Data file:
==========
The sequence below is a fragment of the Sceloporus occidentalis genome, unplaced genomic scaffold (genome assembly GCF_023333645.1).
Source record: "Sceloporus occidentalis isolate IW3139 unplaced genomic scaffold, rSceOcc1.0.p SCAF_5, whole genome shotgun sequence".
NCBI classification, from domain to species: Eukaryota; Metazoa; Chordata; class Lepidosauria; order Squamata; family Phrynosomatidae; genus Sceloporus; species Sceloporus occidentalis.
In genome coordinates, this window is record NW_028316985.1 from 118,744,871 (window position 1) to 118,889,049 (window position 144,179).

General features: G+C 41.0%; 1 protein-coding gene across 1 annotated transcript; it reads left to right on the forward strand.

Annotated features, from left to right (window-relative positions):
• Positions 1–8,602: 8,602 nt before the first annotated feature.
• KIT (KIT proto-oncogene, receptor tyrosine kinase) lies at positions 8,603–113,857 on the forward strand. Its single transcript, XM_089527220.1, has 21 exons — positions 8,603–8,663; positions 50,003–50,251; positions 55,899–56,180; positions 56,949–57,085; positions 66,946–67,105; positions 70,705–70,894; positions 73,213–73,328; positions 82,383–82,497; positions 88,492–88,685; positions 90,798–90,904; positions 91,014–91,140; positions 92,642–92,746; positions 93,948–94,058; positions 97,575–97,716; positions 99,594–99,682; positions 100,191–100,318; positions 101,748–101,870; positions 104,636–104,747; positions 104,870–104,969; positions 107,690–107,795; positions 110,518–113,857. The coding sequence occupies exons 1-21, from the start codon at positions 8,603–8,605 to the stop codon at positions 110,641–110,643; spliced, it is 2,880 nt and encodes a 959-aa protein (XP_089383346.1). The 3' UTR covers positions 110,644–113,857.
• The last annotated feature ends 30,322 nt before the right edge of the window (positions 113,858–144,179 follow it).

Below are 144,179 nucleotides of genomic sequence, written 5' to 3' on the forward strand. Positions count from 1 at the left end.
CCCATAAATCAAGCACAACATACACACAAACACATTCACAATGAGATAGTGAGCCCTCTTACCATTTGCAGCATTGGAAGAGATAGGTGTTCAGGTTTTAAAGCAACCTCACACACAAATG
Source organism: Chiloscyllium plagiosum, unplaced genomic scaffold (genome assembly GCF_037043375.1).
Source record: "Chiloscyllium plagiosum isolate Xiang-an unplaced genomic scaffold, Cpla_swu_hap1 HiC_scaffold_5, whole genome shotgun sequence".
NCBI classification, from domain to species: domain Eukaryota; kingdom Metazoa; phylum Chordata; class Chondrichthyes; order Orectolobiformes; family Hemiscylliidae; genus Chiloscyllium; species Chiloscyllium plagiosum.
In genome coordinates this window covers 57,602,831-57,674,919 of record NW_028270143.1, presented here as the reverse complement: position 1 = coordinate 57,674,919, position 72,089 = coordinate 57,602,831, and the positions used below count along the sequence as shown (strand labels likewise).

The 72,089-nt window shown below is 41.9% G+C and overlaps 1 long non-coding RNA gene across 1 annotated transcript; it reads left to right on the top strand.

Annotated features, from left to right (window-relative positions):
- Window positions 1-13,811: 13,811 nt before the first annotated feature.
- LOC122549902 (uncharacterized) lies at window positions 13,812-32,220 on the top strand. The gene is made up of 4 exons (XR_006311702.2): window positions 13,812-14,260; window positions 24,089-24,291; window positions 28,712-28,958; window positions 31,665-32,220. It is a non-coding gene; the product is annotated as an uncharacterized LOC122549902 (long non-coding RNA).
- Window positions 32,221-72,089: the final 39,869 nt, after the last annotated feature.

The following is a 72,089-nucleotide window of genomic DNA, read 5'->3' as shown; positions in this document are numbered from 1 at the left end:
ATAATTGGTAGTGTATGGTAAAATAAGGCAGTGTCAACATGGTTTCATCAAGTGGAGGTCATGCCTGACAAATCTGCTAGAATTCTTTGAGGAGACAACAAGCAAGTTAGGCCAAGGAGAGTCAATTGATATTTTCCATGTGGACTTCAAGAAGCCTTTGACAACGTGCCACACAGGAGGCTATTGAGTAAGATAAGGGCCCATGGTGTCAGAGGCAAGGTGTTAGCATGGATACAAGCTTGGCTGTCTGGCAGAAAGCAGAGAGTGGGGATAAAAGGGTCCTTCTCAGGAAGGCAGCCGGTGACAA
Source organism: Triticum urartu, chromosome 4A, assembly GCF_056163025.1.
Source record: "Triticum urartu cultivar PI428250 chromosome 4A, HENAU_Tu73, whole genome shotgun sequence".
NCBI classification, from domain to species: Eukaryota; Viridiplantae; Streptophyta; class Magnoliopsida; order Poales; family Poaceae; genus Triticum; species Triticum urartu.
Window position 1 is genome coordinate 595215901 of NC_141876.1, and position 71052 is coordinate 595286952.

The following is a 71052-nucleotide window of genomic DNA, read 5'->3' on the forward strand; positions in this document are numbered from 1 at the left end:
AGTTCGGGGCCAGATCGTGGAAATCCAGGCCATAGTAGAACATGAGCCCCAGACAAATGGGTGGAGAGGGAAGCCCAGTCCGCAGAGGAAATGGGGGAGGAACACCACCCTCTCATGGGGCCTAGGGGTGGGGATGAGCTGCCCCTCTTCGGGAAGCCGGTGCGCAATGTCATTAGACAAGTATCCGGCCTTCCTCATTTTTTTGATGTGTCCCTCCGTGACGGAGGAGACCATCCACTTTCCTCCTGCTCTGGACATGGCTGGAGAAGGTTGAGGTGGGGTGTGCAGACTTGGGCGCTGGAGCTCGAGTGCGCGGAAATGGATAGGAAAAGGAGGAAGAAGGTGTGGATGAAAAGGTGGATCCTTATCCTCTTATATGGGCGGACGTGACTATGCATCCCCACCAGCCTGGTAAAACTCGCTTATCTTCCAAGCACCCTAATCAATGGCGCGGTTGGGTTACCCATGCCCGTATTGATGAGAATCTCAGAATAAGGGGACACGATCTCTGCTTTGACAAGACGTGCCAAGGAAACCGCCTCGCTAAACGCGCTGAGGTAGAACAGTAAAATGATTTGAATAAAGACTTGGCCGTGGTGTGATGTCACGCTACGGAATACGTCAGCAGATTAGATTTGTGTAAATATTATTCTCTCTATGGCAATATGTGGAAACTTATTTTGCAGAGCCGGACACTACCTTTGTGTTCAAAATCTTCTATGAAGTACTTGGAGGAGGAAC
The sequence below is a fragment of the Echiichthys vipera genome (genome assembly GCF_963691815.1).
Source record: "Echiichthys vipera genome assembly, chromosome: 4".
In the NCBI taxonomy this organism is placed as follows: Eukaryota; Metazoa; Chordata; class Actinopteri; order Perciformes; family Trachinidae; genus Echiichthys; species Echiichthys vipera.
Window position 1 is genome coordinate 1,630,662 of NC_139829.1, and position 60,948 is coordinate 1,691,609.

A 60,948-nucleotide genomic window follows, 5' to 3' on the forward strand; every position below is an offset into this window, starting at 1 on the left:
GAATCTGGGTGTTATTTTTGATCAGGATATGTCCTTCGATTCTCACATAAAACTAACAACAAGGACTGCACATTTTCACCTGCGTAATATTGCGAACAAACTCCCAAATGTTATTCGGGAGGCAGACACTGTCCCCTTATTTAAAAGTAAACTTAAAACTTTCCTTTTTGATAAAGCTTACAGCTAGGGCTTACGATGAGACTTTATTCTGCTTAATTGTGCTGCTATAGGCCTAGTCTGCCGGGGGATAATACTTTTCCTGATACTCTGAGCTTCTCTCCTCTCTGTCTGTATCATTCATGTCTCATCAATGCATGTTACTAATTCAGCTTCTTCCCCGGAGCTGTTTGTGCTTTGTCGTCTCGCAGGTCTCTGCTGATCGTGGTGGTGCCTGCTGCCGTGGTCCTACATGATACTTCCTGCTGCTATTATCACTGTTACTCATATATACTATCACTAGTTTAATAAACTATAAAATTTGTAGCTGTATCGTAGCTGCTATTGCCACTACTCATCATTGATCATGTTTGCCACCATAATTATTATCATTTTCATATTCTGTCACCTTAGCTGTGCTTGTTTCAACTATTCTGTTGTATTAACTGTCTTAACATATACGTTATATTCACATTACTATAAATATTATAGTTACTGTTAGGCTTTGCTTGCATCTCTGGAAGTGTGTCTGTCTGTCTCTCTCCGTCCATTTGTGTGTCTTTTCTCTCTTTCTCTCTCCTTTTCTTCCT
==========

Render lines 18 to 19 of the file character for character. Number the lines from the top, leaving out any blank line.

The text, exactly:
- Window positions 1-13,811: 13,811 nt before the first annotated feature.
- LOC122549902 (uncharacterized) lies at window positions 13,812-32,220 on the top strand. The gene is made up of 4 exons (XR_006311702.2): window positions 13,812-14,260; window positions 24,089-24,291; window positions 28,712-28,958; window positions 31,665-32,220. It is a non-coding gene; the product is annotated as an uncharacterized LOC122549902 (long non-coding RNA).